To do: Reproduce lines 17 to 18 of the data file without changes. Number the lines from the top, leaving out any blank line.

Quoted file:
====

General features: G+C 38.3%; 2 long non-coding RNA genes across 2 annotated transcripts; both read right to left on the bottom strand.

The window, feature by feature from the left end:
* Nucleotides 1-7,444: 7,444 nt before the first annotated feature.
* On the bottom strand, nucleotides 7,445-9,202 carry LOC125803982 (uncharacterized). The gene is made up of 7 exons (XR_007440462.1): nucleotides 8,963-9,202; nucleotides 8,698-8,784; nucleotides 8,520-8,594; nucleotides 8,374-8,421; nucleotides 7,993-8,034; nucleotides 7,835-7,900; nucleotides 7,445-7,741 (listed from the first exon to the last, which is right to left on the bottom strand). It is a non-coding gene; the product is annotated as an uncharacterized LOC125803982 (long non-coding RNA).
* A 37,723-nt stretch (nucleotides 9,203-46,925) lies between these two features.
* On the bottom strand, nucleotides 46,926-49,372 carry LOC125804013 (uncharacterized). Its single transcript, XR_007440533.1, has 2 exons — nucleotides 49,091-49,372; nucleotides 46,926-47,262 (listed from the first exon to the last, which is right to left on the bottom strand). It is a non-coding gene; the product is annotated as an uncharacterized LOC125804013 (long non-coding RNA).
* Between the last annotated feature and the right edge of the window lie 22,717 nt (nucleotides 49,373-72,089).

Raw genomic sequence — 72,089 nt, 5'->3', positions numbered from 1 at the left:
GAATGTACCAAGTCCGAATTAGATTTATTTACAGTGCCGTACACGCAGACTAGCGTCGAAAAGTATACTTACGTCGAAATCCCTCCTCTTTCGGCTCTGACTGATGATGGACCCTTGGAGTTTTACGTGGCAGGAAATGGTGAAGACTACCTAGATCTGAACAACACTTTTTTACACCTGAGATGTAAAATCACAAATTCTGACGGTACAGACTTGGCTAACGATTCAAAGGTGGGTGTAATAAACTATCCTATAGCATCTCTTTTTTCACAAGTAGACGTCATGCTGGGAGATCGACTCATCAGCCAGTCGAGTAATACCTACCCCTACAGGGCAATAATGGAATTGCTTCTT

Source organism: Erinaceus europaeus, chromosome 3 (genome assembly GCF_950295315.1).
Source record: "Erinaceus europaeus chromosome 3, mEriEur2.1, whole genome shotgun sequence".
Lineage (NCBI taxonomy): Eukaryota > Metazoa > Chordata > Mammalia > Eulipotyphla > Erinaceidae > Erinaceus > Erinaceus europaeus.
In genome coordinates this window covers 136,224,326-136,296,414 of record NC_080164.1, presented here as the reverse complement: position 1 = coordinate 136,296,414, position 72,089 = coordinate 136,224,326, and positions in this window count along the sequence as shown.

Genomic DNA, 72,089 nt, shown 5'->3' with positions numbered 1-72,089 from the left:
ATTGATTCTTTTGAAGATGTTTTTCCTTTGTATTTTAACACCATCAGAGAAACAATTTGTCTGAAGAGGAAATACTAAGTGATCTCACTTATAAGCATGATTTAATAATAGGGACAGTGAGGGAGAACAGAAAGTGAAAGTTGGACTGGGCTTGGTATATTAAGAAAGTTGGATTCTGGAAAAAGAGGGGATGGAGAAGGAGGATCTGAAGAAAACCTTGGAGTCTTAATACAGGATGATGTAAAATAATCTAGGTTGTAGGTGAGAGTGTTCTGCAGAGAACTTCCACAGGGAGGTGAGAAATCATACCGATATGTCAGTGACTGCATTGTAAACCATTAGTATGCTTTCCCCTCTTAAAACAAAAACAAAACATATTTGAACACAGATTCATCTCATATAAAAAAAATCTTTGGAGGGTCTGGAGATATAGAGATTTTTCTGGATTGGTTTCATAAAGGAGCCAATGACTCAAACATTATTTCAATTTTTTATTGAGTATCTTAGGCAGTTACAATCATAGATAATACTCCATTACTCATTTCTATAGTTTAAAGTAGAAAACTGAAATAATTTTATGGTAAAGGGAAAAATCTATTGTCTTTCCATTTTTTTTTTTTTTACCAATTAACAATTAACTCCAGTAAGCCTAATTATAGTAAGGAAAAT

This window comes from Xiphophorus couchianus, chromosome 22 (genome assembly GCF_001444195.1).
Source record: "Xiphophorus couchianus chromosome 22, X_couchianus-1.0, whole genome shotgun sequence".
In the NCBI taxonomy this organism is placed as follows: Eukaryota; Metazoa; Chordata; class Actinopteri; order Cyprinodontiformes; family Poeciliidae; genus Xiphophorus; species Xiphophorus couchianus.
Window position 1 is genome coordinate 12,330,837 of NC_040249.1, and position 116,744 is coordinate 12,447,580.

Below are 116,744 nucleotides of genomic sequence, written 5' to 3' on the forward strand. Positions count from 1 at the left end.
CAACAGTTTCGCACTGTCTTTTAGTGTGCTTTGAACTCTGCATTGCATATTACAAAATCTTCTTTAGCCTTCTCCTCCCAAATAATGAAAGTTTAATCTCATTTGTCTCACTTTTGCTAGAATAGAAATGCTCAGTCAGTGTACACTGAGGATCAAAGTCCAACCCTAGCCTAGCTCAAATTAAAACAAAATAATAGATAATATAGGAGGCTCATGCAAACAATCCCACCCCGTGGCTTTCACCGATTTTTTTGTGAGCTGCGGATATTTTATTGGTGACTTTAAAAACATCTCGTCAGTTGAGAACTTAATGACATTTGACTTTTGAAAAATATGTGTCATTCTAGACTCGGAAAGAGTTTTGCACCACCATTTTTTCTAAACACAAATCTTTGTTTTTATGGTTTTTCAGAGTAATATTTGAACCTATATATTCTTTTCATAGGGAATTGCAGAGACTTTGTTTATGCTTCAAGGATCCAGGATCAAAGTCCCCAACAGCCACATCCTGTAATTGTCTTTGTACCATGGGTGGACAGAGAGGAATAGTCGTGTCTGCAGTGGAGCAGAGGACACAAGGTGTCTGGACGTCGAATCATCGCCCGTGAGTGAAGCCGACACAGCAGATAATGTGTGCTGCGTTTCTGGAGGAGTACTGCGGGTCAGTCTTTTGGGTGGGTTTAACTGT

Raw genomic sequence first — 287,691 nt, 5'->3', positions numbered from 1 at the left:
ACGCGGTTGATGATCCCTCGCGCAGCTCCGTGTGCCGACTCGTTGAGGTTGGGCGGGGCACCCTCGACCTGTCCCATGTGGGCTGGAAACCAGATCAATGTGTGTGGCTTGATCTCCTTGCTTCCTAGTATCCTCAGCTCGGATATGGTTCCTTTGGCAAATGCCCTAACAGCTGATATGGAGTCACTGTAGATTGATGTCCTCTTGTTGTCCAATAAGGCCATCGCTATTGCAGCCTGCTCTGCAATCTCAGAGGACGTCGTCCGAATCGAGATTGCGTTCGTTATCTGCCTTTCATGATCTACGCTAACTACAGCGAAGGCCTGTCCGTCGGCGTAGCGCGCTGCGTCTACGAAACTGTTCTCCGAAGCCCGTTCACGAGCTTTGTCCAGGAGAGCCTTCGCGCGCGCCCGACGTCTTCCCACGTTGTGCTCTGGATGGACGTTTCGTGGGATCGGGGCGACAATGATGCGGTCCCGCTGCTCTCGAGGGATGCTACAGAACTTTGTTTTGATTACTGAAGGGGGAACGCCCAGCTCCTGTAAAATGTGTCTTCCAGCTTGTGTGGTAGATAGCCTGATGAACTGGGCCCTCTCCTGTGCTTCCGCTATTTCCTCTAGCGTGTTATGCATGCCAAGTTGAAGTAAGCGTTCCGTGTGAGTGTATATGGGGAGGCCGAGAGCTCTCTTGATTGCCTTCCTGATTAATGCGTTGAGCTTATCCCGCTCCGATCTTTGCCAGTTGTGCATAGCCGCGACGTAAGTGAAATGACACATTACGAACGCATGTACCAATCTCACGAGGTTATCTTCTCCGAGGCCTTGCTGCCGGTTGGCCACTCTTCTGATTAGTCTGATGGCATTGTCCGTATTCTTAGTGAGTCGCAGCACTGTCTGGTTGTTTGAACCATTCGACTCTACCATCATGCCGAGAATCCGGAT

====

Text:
Source record: "Xiphophorus couchianus chromosome 22, X_couchianus-1.0, whole genome shotgun sequence".
In the NCBI taxonomy this organism is placed as follows: Eukaryota; Metazoa; Chordata; class Actinopteri; order Cyprinodontiformes; family Poeciliidae; genus Xiphophorus; species Xiphophorus couchianus.